ecancermedicalscience

Clinical Study

Prognostic value of a patient-reported functional score versus physician-reported Karnofsky Performance Status Score in brain metastases

10 Nov 2017
Jai Prakash Agarwal, Santam Chakraborty, Sarbani Ghosh Laskar, Naveen Mummudi, Vijay M Patil, Kumar Prabhash, Vanita Noronha, Nilendu Purandare, Amit Joshi, Sandeep Tandon, Jitendra Arora, Rupali Badhe

Introduction: Our aim was to investigate the added prognostic value of a patient-reported functional outcome score over Karnofsky Performance Status (KPS) in patients with non-small-cell lung cancers (NSCLC) with brain metastases.

Materials and methods: The baseline data are from a prospective cohort study involving 140 consecutive patients presenting at our institute. A patient reported performance status (PRPS) was obtained by summing the physical- and role-functioning scale scores of the EORTC QLQ C30 questionnaire. Nested cox proportional hazards models predicting survival were developed including both KPS and PRPS (full model), KPS only (KPS Model), and PRPS only (PRPS model). The incremental value of the addition of KPS or PRPS was ascertained using the likelihood ratio test, model adequacy index and integrated discrimination Improvement (IDI).

Results: PRPS was an independent and statistically significant prognostic factor and had only a moderate degree of agreement with KPS. All models showed nearly the same discrimination and calibration accuracy, but the likelihood ratio test comparing the full model to the KPS model was significant (L.R. Chi2 = 5.34, p = 0.02). Model adequacy index for the KPS model was 85% versus 95% for the PRPS model. IDI when comparing the KPS model to the full model was 0.0279, while it was 0.008 for the PRPS model versus the Full model.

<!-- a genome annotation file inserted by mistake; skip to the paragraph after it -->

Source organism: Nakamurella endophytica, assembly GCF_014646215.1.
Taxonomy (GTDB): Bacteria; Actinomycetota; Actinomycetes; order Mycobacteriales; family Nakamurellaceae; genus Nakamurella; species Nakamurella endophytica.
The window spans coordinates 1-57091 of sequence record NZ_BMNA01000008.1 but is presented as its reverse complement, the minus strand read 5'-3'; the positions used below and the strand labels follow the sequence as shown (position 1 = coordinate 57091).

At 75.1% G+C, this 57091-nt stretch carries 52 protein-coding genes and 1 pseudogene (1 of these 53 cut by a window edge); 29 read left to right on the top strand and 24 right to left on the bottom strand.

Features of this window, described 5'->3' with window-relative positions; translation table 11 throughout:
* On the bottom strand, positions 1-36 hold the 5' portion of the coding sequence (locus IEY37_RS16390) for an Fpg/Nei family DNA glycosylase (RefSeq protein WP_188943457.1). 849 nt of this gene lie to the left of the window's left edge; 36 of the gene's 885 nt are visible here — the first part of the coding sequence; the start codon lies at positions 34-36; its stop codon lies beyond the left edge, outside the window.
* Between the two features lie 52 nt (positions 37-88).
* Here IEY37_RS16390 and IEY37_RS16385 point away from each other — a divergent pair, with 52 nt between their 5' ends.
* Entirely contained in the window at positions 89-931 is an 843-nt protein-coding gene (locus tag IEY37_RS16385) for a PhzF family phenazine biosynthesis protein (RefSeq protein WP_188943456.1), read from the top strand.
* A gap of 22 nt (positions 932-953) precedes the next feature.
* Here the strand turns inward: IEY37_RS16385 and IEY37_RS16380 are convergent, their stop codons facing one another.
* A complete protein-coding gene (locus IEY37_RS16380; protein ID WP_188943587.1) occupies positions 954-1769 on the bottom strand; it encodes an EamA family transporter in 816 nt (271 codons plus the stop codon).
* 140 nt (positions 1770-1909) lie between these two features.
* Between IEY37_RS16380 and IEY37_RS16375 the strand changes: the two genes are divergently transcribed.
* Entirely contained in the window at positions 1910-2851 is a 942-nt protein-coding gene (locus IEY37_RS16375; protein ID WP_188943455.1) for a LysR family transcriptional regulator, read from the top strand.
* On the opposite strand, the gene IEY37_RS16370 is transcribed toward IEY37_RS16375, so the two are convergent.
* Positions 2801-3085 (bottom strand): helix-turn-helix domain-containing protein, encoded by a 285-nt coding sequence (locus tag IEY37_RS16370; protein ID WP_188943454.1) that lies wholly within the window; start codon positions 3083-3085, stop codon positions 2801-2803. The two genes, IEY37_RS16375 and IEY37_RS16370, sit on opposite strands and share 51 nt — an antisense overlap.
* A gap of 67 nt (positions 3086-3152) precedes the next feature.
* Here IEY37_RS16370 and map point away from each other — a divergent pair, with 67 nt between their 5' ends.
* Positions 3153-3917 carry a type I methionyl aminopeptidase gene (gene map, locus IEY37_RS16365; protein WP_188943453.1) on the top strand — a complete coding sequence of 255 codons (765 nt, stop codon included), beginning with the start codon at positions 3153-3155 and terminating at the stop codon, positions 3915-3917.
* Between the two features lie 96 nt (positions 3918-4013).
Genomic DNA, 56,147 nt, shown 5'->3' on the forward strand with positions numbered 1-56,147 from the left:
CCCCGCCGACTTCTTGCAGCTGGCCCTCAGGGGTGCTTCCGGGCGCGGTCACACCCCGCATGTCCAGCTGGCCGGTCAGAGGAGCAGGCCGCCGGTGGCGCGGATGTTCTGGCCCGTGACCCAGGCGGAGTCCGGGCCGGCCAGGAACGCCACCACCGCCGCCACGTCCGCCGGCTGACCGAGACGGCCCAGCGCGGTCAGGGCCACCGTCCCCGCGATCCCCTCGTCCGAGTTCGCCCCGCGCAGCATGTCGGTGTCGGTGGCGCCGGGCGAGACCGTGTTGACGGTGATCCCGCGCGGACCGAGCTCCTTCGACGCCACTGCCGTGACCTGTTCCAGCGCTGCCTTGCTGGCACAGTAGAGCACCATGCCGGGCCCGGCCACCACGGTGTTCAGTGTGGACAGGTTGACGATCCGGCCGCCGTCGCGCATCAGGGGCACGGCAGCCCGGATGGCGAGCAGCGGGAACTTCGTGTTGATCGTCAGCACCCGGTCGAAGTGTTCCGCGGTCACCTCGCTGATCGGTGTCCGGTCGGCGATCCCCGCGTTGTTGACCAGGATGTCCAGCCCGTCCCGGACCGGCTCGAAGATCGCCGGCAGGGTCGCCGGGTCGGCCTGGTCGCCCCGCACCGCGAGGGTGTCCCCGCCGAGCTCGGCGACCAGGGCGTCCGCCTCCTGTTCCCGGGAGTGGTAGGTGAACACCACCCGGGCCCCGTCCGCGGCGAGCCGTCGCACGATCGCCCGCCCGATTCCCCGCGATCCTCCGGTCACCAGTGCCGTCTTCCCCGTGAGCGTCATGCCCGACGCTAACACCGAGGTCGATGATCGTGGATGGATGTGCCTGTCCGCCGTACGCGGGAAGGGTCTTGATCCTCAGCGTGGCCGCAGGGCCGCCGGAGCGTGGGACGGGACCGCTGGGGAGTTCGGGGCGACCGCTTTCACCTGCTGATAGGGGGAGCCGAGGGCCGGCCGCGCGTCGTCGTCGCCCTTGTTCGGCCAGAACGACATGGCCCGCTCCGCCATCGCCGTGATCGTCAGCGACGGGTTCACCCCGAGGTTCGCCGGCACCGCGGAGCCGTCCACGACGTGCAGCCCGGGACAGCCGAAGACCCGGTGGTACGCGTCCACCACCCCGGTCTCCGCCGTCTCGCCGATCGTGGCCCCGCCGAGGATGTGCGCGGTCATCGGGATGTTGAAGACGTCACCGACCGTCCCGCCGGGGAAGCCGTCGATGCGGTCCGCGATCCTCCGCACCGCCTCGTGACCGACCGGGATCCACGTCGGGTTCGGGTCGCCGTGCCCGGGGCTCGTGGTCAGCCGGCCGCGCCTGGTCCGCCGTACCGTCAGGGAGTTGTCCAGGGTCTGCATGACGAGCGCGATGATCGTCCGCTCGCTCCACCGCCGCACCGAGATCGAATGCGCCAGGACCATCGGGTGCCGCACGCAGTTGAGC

Conclusions: Use of patient-reported functional outcomes like PRPS can provide the same prognostic information as KPS in patients of NSCLC with brain metastases.

Highlights
• Patient-reported functional status (PRPS) has a moderate degree of agreement with KPS.
• PRPS is an independent and significant predictor of survival in brain metastases.
• PRPS can replace KPS without loss of prognostic information.

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